Did anyone see the that USGBC has launched a set of proposals to increase the energy minimums for LEED v2009, which is open for project registration until October 31, 2016. Please visit: http://www.usgbc.org/articles/public-comment-period-open-until-1113-leed... to see the announcement.
I like the proposal to increase to the minimum energy performance thresholds for LEED 2009, however I wish that the new proposal would be to simply adopt the energy requirements and standards in LEED v4 and just be done with it. ASHRAE 90.1-2010 is the latest and greatest building energy code (standard) in most states. By changing the existing LEED v2009 (ASHRAE 90.1-2007) to v4's 90.1-2010, it would actually save project teams time in having to run two separate energy models because the building would not have to be compared against both standards. AND it would meet the intent of the proposal, which is to ensure that LEED v2009 keeps pace with the latest state energy code adoption.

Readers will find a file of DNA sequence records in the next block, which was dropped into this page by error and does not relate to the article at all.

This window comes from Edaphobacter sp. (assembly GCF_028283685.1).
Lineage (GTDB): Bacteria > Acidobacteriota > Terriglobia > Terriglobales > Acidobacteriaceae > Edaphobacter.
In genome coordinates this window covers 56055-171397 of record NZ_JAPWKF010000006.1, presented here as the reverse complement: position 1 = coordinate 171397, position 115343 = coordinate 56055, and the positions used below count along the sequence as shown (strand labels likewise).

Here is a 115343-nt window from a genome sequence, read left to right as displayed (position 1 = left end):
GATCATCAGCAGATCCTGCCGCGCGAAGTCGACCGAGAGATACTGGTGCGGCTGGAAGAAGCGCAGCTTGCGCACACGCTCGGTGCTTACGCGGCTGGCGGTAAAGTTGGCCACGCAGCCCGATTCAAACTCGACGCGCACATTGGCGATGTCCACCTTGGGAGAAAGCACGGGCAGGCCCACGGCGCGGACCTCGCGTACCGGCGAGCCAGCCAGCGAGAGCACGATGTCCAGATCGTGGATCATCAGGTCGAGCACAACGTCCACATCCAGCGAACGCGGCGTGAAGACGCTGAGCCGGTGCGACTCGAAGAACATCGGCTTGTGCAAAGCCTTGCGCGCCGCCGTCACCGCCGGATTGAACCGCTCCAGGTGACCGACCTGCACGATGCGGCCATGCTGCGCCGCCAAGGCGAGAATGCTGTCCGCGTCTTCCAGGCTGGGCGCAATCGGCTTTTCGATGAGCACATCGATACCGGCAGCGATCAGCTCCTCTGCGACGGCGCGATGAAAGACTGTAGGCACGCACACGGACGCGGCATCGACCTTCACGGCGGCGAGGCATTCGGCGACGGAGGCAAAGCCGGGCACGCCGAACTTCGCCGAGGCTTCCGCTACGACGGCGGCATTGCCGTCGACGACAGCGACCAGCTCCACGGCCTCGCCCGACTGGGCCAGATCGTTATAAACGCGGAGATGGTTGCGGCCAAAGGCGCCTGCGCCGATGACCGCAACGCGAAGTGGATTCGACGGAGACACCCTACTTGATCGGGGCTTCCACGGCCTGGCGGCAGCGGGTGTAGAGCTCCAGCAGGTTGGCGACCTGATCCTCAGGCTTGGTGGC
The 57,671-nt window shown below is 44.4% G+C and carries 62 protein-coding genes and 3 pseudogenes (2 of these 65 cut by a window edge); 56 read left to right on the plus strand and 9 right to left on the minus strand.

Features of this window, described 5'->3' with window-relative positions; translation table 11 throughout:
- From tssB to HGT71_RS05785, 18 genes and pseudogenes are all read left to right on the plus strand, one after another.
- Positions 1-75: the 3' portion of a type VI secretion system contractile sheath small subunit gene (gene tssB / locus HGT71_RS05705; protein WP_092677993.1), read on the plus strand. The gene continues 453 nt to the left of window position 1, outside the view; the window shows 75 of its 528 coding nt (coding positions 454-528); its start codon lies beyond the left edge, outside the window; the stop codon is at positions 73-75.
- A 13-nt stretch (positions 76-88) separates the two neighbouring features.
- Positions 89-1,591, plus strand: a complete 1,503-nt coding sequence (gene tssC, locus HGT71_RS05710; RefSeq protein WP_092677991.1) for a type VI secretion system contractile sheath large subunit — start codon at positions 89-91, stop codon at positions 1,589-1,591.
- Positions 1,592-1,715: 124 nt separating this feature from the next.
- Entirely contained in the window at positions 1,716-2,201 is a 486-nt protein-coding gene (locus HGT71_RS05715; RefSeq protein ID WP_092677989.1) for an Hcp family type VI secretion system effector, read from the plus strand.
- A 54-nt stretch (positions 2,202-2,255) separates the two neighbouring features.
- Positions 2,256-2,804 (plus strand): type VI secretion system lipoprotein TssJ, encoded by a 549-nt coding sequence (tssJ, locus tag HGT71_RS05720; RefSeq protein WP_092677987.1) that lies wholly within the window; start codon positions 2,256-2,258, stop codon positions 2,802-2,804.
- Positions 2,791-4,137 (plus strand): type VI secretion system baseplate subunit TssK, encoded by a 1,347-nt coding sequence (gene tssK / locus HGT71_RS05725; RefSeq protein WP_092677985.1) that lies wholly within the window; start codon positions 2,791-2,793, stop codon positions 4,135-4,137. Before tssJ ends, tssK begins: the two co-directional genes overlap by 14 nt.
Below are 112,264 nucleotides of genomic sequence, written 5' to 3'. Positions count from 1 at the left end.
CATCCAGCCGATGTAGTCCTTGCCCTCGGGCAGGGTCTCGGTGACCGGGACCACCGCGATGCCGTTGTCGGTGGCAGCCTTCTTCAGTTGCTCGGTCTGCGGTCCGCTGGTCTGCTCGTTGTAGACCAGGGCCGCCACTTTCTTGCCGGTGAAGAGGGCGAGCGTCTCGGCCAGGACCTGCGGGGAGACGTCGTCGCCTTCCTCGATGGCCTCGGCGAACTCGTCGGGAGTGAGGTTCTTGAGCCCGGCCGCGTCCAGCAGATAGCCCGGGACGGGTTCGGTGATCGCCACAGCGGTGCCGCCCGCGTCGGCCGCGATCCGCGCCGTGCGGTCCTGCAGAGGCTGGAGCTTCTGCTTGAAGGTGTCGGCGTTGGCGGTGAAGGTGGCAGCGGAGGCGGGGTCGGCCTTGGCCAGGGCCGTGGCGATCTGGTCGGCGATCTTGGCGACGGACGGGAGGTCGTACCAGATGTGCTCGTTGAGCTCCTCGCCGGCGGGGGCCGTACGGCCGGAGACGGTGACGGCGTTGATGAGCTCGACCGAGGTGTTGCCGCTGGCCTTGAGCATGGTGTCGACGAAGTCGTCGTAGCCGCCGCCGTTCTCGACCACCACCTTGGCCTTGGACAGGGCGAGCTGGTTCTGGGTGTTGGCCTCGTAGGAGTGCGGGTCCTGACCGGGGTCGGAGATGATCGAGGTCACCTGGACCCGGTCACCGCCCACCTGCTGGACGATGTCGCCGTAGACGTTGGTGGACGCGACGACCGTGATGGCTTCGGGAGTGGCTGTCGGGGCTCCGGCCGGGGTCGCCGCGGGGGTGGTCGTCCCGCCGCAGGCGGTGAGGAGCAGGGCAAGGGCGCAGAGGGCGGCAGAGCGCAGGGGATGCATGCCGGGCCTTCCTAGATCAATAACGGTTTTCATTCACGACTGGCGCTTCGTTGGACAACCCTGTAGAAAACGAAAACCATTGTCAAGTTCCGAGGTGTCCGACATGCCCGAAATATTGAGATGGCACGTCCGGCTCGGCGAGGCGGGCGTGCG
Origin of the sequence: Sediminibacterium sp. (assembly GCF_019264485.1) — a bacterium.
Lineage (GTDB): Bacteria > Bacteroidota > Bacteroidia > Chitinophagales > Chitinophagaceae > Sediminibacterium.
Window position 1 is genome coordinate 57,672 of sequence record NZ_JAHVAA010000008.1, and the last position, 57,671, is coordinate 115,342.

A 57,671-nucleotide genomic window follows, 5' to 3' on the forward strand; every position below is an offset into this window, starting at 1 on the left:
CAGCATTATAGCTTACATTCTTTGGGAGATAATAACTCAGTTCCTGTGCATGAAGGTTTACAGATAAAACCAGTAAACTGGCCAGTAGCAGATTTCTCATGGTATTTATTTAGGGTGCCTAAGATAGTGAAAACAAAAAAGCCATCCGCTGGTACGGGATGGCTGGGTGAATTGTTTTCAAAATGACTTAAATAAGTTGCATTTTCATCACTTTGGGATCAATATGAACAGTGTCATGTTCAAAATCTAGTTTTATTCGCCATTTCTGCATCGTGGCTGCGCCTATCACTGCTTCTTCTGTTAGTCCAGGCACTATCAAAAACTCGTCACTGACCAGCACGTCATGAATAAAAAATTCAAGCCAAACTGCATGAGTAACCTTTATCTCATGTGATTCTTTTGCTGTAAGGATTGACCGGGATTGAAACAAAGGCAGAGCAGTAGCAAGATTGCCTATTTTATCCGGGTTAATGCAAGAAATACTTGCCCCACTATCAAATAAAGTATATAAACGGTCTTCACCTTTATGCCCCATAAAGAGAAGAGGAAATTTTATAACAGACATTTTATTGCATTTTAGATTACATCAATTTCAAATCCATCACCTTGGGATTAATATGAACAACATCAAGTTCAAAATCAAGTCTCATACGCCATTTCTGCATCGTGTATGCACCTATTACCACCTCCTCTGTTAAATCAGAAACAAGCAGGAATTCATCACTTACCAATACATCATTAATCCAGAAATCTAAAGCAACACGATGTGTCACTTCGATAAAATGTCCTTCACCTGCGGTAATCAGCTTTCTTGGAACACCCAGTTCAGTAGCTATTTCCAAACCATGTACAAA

Yes, I am aware that project teams may substitute the requirements from LEED v4 for certain prerequisites and credits, but the fact that many states have already adopted, or will soon be adopting 90.1-2010, it's time to cut the apron strings and raise the sustainability bar...to code. Simply allowing projects to earn additional points in order to achieve certification is "exemplary performance" and projects can earn these Innovation points. Specific new point thresholds that represent the percent increases in energy efficiency has somehow got to align with the point thresholds as defined in v4.
Personally I think this is just confusing. When trying to compare a LEED v2009 building to a LEED v2009 building and discussing points earned, it gets messy and confusing. Just go with implementing the LEED v4 requirement of ASHRAE 90.1-2010 and give people a 60 day notice. That should satisfy most project teams.
By transitioning to code (90.1-2010), it would be a smooth transition for project teams regarding LEED v4, and more importantly, ensure that LEED-certified projects continue to exemplify LEADERSHIP in energy performance. I certainly hope that any version of LEED would always reference the latest building code/standard and the not the previous version(s).